Both those discussions are worth having if you have a problem with winning scores of -20, but I'm not sure the powers that be see much wrong with birdie binges like what we saw from Justin Rose and Brooks Koepka on Sunday at Colonial. The NBA is higher scoring and faster-paced than ever; there are more home runs in baseball than ever; the NFL is more pass-happy than ever. Why should golf be any different? The general arc of progress in industry—and sport is an industry—is that advances in technology leads to smarter, more efficient performance. This is nothing but natural. More simply, it's generally fun to watch guys make birdies.
That's not to say every week needs to be one long collage of par-breakers. Some tournaments, the U.S. Open chief among them, aim to be a tougher test that weeds out the pretenders from the contenders. And I'd expect the USGA to exact some revenge at Shinnecock this year after Erin Hills proved relatively benign in 2017. But if we're being realistic, the only way to curb scoring is significant changes to the courses or the equipment. Neither is imminent.
Another disappointing weekend for Rory McIlroy. Could this year of near-misses have an effect on his confidence down the stretch?
Disappointing indeed. Rory's 65 on Friday at the BMW Championship was such a ridiculous display of ball-striking, the type only a handful of guys in the world can manage, that playing partner Alex Noren said it was the best round of golf he's ever seen and quipped that he should quit the game altogether. He carried a three-shot lead into the weekend at the European Tour's premier event, then put forth two indifferent rounds on the weekend and watched another title slip from his grasp. Adding insult to injury for Rory is that he had a front-row seat on Sunday as his playing partner Francesco Molinari, a solid but inferior player, cruised to victory.
What made the week so frustrating—Rory was clearly disappointed after Sunday—wasn't his ehh play over the weekend. It was his unbelievable play over the first few days. Why can't the guy who makes other top-20 players go googly-eyed over his game do it consistently?
So many times over the past few years, we've seen McIlroy make shooting in the 60s look as easy as successfully tying a pair of shoes. When he makes one of those Rory birdies—a 330-yard towering two-yard draw into the middle of the fairway, a knockdown nine iron to four feet, a putt that rams into the back of the hole—you wonder how he ever makes a bogey. The best way to contextualize McIlroy's talent is that having just turned 29, he has four majors, 14 PGA Tour wins and 13 European Tour wins; has been No. 1 in the world for nearly two years; is currently No. 6 in the world and the conventional wisdom is that he hasn't maximized his potential.
I wouldn't worry about Rory. Confidence is never something he has been in short supply of, and he's the type of guy who will choose to remember his closing 64 at Bay Hill way more than the 74 at Augusta or the 70 at Wentworth. Still, that doesn't mean it isn't distinctly shocking to see his play drop off so much from one day to another.
Just how hard is Shinnecock Hills?
Wow, how fortuitous that some random person asked this question the week after I was lucky enough to tee it up at the track that will host this year's U.S. Open!
The USGA was kind enough to let a bunch of media members play Shinny as part of the Open's official preview day, and what an incredibly difficult golf course that is. I teed off in the afternoon wave at 2 p.m., and by that time the wind was blowing with moderate speed, which is the only thing necessary to turn Shinnecock from a fair test into a hold-on-for-life battle. The fairways have been widened significantly since the infamous '04 Open—average width back then was about 25 yards, now it's about 41—but the wind combined with the contouring fairways make finding the short grass distinctly difficult. And the fescue looming, like, one yard off the fairway is absolutely brutal. The grass comes up to your knee and is thick enough to make even a 60-yard pitch out anything but routine.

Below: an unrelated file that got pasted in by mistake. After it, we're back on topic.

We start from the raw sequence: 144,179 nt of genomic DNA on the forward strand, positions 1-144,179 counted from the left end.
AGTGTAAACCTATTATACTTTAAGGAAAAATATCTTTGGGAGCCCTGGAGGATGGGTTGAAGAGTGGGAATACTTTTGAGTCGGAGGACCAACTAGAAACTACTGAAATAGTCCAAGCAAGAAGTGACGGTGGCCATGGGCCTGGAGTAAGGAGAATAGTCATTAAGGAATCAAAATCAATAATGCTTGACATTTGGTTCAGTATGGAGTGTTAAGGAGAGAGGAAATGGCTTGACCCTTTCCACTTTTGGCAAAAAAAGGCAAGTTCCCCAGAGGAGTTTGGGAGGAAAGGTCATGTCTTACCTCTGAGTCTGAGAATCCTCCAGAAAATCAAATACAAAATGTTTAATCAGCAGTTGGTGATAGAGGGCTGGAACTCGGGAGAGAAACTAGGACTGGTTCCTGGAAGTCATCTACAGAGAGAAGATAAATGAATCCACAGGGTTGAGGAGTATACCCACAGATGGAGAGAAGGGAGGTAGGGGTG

The greens weren't nearly as firm or fast as they will be at the Open, but you could easily see how diabolical the green complexes will be with a little less moisture. One of the biggest differences between '04 and this year's setup is the addition of shaved areas surrounding the greens. Back in '04, most of the greens were surrounded by thick rough, which presents its own set of challenges. But this year, balls that miss the green in the wrong spots will habitually roll 30-plus yards away from the putting surface, which will leave ultra-delicate chips off paper-thin lies.
There are some holes that make par seem like a genuinely unattainable pipe dream. Case in point: 18. It plays about 500 yards from the back tee—a par 4, of course—and is both uphill and into the wind. After hitting my tee shot and realizing what was still left to come, I asked the caddy whether this was the prevailing wind. I fully expected him to say no—how can a hole that narrow, that long and that uphill also be designed to play into the wind? He assured me that the wind we were playing in is exactly what the USGA wants for the championship. Still in disbelief, I remarked that even the longest players in the world will be faced with a 210-plus-yard approach, uphill and into the wind. He smiled and said, "It's the U.S. Open, man."
I'm about a two handicap these days, and I played poorly but not that poorly...and I struggled to break 90...from not even close to the championship tees. My biggest takeaway from the day is how unbelievably incredible these professionals are to even sniff par on a layout that difficult. I genuinely hope the weather cooperates—no rain in the week before, with wind a factor—because I think this could be the first year since 2013 that the winning score of the U.S. Open is over par.